March 30, 2010 4:38PM | AAP
PROTESTERS say they have forced a temporary halt to woodchip logging near the last known koala colony on the NSW south coast near Bega.
State Forests NSW started logging in the Mumbulla and Murrah state forests yesterday.
About 40 local people and conservationists were engaged in a “tense stand-off” with forestry staff since protesters began a vigil at the Mumbulla state forest at 7am (AEDT) today.
The protest group said local forestry staff had stopped harvesting work in the disputed forest area until further koala survey work had been carried out.
Conservationists claim logging will destroy koala habitats and lead to the extinction of a colony of 30 to 50 koalas.
The NSW State Government, which signed off on the logging, has denied koalas were at risk.
Forestry Minister Ian Macdonald said today he was satisfied with the koala surveys carried out.
“By arrangement with the department of environment … we’ve identified the areas where those koalas exist and we won’t be harvesting those areas,” he said. “The koalas are entirely safe.”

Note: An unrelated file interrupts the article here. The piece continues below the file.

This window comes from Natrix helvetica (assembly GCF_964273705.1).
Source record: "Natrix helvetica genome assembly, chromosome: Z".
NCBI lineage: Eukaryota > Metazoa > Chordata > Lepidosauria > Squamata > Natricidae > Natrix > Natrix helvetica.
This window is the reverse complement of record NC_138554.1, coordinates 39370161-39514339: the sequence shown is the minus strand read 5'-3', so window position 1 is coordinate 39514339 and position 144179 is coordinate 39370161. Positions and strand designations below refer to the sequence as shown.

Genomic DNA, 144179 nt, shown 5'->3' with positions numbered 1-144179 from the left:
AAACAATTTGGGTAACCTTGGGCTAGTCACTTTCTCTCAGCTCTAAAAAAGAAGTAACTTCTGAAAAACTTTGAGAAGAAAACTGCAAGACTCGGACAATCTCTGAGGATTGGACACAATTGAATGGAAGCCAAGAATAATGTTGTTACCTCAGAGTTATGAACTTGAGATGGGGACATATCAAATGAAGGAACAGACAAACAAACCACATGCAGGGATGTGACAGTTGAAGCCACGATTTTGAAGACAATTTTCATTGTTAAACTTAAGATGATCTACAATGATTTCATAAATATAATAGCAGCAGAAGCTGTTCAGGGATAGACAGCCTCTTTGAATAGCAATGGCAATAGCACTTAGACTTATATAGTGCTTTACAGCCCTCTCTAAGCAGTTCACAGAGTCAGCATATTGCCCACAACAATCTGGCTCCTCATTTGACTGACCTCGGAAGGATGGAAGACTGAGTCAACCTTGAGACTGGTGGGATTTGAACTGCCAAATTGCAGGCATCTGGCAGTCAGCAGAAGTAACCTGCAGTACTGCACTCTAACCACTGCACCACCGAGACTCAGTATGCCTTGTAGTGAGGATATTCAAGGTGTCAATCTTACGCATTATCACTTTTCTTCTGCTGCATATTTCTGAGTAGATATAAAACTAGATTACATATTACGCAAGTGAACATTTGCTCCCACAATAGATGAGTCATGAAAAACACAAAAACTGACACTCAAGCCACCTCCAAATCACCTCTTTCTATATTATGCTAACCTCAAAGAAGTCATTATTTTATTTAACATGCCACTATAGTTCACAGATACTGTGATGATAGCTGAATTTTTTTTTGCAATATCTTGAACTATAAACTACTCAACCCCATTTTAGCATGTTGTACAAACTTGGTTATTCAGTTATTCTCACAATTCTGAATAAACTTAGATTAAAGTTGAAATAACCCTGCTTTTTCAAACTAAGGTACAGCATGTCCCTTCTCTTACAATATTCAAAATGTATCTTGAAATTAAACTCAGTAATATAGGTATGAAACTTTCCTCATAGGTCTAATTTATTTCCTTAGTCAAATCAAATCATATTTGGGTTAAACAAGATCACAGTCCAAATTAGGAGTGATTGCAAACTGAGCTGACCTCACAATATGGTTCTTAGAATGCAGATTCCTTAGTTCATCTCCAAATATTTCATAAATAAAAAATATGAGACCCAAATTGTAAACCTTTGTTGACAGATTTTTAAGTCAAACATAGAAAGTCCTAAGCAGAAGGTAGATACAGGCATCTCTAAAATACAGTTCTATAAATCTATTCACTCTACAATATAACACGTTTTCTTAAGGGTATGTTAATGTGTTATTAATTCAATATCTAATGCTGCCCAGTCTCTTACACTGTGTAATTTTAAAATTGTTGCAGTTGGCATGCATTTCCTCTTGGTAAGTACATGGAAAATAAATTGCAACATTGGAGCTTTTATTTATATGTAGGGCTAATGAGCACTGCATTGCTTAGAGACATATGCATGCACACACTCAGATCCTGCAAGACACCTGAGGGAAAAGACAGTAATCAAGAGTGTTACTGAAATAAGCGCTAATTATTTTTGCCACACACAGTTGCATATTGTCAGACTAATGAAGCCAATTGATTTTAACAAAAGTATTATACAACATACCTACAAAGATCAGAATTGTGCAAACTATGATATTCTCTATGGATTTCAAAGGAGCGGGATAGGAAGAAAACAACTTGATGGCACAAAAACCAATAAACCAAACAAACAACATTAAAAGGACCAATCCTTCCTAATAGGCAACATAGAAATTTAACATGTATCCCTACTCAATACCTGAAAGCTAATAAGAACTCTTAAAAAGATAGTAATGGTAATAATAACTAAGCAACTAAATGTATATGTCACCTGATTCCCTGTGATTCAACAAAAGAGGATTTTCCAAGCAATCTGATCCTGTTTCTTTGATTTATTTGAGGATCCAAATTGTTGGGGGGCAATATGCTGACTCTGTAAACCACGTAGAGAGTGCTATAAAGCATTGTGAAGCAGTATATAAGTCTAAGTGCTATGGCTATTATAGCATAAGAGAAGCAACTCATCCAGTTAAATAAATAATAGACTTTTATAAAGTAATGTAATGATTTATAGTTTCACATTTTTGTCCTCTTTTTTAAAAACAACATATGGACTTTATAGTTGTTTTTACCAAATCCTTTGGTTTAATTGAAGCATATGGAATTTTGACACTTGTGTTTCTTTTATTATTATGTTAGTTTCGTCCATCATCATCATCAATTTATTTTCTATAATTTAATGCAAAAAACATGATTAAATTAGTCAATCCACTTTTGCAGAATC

But Prue Acton from South East Region Conservation Alliance (SERCA) said the koala assessments were a joke.
“There was one survey done, on one day, of a 17 metre area, that was it,” the fashion designer said.
“They haven’t found any koalas because they haven’t surveyed the area (properly).”
Ms Acton urged Premier Kristina Keneally to intervene and protect the animals.
“Mumbulla forest is right next to where we know there are 30 to 50 koalas,” she said.
“We’re just saying to Keneally ‘Don’t kiss koalas goodbye’.
“Or your children or your grandchildren will only ever see them in zoos.”
Ms Acton said the Mumbulla forest and its koalas were a tourism drawcard and need protection.
She said no harvesting work had gone ahead this afternoon although some trees were felled in the morning and prepared for the chip mill.
Greens MP Lee Rhiannon said Mr Macdonald’s assurances the koalas were safe could not be trusted.”He does not understand the issue here,” she said.
“It’s not about saving a few trees, it’s about saving koala habitat.
“Koalas don’t just live in one or two trees, they live in a forest.”
Comment is being sought from State Forests NSW.